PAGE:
In his op-ed piece “Is Algebra Necessary?” Andrew Hacker struggles to justify the teaching of traditional advanced mathematics in our public schools. I’ll admit that the statistics he provides are jarring: community colleges across the country report that fewer than 25% of new students passed their required algebra classes; at The City University of New York, 57% of students fail the mandatory algebra course. High school numbers are more shocking with millions of students from several states falling well below the level of “proficient” in mathematics.
Clearly we have a problem, and it’s one that might be avoided by simply eliminating algebra and trigonometry from the curriculum, but does that really solve anything? Hacker argues that advanced math is irrelevant to most career paths. While that may be true, taking algebra out of the equation doesn’t make the fact that millions of children are frustrated and intimidated by math any less of an issue.
I think we owe something to these students. Hacker points out that less than one percent of bachelor’s degrees awarded each year are in mathematics. While he uses this as a way to support his claim that advanced math has become unnecessary, I see this as an argument to the contrary: now, more than ever, we need to encourage students to appreciate math and help them excel in it.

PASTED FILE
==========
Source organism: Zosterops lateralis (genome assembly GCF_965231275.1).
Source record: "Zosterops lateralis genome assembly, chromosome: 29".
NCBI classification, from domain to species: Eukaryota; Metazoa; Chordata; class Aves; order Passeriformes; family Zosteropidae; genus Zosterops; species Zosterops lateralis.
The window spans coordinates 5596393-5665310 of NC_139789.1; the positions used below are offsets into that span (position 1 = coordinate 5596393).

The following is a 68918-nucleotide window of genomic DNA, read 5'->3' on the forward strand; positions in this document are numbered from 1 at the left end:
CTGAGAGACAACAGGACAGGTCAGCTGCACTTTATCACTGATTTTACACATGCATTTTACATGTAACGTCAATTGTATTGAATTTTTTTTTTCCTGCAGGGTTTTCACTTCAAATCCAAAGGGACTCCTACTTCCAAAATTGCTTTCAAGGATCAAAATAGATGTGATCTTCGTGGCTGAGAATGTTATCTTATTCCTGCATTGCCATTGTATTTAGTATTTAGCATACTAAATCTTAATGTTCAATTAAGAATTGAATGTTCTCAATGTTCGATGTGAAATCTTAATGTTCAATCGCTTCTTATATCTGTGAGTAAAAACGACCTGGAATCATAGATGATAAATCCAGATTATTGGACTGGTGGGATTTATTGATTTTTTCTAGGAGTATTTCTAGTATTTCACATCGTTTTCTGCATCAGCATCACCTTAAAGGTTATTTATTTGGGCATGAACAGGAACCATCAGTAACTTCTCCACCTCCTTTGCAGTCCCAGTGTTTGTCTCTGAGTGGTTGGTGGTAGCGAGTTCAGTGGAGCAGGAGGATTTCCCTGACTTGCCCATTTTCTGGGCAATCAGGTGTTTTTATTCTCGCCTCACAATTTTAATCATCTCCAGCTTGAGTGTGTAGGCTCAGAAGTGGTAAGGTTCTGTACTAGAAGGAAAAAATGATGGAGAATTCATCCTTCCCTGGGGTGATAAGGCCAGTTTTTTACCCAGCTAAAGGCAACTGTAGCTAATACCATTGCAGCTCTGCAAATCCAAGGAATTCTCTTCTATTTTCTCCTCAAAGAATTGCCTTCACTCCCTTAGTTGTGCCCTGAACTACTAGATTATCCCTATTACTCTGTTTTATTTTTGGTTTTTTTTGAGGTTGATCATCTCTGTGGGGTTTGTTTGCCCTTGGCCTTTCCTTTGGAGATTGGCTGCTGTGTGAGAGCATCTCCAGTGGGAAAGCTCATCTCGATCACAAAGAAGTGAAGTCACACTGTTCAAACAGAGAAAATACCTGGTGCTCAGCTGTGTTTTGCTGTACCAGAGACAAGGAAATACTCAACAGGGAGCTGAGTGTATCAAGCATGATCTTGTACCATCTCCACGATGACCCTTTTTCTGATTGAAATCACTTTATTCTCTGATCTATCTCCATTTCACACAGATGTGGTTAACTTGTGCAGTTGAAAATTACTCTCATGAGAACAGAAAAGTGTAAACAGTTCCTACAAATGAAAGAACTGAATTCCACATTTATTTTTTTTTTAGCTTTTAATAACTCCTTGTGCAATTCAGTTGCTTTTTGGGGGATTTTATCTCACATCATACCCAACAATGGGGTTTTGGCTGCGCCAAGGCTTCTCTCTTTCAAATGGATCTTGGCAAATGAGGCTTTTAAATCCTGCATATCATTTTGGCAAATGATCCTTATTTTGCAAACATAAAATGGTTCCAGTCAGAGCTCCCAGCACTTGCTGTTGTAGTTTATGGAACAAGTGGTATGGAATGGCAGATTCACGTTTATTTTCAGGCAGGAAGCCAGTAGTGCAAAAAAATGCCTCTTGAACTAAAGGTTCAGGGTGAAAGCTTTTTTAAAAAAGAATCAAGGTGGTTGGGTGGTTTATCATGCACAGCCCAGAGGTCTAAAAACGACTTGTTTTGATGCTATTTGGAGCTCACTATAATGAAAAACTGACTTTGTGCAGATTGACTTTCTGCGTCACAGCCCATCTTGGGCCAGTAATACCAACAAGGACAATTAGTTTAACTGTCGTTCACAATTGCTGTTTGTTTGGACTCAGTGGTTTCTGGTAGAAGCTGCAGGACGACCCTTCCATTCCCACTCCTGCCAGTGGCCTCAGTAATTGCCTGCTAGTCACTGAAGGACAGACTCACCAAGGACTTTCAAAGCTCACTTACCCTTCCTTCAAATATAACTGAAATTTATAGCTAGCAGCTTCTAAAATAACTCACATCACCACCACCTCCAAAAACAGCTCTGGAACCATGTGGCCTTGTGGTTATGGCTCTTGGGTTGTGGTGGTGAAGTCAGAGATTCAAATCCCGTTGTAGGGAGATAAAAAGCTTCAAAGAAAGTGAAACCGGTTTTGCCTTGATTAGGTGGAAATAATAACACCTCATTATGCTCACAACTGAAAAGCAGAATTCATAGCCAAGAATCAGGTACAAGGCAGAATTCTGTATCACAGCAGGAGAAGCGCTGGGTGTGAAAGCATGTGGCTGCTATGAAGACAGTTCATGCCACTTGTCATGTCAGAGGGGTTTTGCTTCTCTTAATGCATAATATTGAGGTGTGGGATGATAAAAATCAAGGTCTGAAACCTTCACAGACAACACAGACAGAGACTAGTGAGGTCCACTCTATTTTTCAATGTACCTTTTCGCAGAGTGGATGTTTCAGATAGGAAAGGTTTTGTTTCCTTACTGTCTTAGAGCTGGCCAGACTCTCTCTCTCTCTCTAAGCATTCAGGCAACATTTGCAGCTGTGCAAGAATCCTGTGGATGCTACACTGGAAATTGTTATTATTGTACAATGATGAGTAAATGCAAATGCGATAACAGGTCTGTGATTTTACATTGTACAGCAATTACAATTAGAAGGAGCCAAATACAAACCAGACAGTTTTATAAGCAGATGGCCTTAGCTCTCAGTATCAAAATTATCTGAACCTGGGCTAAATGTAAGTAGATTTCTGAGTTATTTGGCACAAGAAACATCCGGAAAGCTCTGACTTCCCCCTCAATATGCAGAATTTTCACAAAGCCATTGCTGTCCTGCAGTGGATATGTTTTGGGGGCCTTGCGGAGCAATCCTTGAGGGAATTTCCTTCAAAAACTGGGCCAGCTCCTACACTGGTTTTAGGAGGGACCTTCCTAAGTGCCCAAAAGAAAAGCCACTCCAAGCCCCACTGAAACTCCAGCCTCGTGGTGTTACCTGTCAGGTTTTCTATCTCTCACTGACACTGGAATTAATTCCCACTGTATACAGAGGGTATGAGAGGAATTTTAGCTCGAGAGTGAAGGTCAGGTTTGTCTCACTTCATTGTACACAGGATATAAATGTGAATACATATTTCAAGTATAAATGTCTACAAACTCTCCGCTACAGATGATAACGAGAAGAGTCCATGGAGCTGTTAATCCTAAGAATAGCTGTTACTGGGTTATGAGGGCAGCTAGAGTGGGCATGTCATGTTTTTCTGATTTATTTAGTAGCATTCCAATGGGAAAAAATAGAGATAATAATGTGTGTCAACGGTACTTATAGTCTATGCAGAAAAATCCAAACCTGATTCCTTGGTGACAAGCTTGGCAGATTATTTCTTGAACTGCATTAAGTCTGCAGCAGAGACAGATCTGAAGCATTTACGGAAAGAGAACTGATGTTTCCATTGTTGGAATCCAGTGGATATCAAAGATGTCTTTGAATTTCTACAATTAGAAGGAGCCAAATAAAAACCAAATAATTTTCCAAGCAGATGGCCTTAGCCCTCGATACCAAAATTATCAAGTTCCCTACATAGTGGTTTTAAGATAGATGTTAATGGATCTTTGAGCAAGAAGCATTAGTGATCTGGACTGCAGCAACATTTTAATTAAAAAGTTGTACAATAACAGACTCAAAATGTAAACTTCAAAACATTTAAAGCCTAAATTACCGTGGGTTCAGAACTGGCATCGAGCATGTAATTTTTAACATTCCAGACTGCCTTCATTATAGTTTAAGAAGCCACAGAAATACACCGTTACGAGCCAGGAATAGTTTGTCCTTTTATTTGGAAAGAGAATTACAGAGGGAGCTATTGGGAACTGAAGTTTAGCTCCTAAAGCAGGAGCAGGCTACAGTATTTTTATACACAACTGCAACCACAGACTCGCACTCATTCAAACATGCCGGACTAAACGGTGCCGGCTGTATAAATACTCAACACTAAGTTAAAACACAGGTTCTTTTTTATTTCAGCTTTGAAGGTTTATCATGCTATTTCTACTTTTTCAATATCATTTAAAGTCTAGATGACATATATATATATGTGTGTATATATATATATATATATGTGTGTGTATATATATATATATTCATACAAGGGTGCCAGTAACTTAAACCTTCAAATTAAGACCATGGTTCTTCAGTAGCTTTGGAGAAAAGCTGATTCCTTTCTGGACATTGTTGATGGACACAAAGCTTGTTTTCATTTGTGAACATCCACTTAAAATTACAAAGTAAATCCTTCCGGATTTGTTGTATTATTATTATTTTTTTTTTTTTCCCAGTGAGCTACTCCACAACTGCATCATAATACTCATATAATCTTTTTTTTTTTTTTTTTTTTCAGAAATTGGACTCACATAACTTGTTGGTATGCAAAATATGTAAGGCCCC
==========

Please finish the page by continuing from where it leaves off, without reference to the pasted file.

College is obviously too late to start. High school is not soon enough. This is one point that I think Hacker and I are in agreement on. As early as kindergarten children should be exposed to math and as they grow older and hone their analytical skills, math should evolve with them. Many kids can’t succeed in advanced math because their early foundation in math fundamentals is so weak. It isn’t any surprise that by the time they have to take college placement exams the results are what we see today. The real solution is to start early.
To do this we need passionate educators. We need teachers that make math fun and treat it like a puzzle. Unfortunately, many elementary school teachers are also less than enthusiastic about math. They may not be confident in their own skills, and whether intentionally or not, it’s passed on to the students. It only makes sense that math be taught by a math specialist at all levels, not just in secondary education.
In 2010, Hacker writes that 15,396 bachelor’s degrees in mathematics were awarded. Let’s see if we can get some passionate teachers from that group.
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